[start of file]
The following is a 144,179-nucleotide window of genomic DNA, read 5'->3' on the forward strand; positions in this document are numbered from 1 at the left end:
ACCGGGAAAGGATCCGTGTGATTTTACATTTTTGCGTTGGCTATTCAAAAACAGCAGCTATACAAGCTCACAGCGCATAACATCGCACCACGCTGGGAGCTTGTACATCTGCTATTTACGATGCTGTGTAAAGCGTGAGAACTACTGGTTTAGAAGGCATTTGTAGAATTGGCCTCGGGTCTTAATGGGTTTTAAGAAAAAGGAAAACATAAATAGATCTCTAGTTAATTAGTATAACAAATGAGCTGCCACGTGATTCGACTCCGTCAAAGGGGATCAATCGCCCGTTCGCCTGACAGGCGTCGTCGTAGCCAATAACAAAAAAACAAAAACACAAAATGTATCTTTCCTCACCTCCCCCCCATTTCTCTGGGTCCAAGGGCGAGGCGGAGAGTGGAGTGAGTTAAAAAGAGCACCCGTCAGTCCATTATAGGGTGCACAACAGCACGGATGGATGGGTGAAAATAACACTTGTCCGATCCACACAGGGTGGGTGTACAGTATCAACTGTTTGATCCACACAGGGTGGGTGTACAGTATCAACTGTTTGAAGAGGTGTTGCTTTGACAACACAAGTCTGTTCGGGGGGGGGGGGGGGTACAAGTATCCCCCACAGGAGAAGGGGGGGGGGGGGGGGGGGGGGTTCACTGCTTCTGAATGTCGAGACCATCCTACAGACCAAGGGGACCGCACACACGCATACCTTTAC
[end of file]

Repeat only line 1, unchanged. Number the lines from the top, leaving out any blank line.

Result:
The following is a 144,179-nucleotide window of genomic DNA, read 5'->3' on the forward strand; positions in this document are numbered from 1 at the left end: